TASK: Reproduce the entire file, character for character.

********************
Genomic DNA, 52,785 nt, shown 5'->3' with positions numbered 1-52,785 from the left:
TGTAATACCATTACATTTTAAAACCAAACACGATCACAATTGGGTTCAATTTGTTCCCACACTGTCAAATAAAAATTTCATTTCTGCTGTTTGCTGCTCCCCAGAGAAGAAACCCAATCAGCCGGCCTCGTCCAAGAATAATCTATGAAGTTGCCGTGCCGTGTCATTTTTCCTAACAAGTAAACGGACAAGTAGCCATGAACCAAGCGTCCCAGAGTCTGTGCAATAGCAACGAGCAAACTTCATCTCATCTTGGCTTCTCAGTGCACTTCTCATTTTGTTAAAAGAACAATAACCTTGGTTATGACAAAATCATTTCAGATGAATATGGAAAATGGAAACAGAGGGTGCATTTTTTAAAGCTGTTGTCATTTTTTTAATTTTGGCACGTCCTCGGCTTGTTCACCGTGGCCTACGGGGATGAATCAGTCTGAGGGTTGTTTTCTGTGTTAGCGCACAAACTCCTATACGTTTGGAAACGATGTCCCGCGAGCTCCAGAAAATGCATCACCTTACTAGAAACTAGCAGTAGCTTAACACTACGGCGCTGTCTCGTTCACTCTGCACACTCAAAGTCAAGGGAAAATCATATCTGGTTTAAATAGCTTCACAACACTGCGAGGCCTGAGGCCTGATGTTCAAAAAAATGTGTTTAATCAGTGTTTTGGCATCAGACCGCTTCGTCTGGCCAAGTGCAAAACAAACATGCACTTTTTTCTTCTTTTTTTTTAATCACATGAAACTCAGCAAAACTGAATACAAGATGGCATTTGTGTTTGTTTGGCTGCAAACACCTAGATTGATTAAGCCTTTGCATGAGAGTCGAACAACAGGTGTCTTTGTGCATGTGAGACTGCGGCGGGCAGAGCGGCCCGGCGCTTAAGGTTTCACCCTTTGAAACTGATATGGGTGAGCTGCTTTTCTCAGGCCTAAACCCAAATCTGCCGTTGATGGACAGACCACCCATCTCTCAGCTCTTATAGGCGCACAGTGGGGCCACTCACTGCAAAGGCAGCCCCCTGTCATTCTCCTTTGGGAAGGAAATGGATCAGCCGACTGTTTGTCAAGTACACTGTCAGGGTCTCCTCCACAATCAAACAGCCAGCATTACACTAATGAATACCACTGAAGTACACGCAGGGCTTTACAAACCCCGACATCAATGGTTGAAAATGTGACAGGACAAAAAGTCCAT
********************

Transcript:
Genomic DNA, 52,785 nt, shown 5'->3' with positions numbered 1-52,785 from the left:
TGTAATACCATTACATTTTAAAACCAAACACGATCACAATTGGGTTCAATTTGTTCCCACACTGTCAAATAAAAATTTCATTTCTGCTGTTTGCTGCTCCCCAGAGAAGAAACCCAATCAGCCGGCCTCGTCCAAGAATAATCTATGAAGTTGCCGTGCCGTGTCATTTTTCCTAACAAGTAAACGGACAAGTAGCCATGAACCAAGCGTCCCAGAGTCTGTGCAATAGCAACGAGCAAACTTCATCTCATCTTGGCTTCTCAGTGCACTTCTCATTTTGTTAAAAGAACAATAACCTTGGTTATGACAAAATCATTTCAGATGAATATGGAAAATGGAAACAGAGGGTGCATTTTTTAAAGCTGTTGTCATTTTTTTAATTTTGGCACGTCCTCGGCTTGTTCACCGTGGCCTACGGGGATGAATCAGTCTGAGGGTTGTTTTCTGTGTTAGCGCACAAACTCCTATACGTTTGGAAACGATGTCCCGCGAGCTCCAGAAAATGCATCACCTTACTAGAAACTAGCAGTAGCTTAACACTACGGCGCTGTCTCGTTCACTCTGCACACTCAAAGTCAAGGGAAAATCATATCTGGTTTAAATAGCTTCACAACACTGCGAGGCCTGAGGCCTGATGTTCAAAAAAATGTGTTTAATCAGTGTTTTGGCATCAGACCGCTTCGTCTGGCCAAGTGCAAAACAAACATGCACTTTTTTCTTCTTTTTTTTTAATCACATGAAACTCAGCAAAACTGAATACAAGATGGCATTTGTGTTTGTTTGGCTGCAAACACCTAGATTGATTAAGCCTTTGCATGAGAGTCGAACAACAGGTGTCTTTGTGCATGTGAGACTGCGGCGGGCAGAGCGGCCCGGCGCTTAAGGTTTCACCCTTTGAAACTGATATGGGTGAGCTGCTTTTCTCAGGCCTAAACCCAAATCTGCCGTTGATGGACAGACCACCCATCTCTCAGCTCTTATAGGCGCACAGTGGGGCCACTCACTGCAAAGGCAGCCCCCTGTCATTCTCCTTTGGGAAGGAAATGGATCAGCCGACTGTTTGTCAAGTACACTGTCAGGGTCTCCTCCACAATCAAACAGCCAGCATTACACTAATGAATACCACTGAAGTACACGCAGGGCTTTACAAACCCCGACATCAATGGTTGAAAATGTGACAGGACAAAAAGTCCAT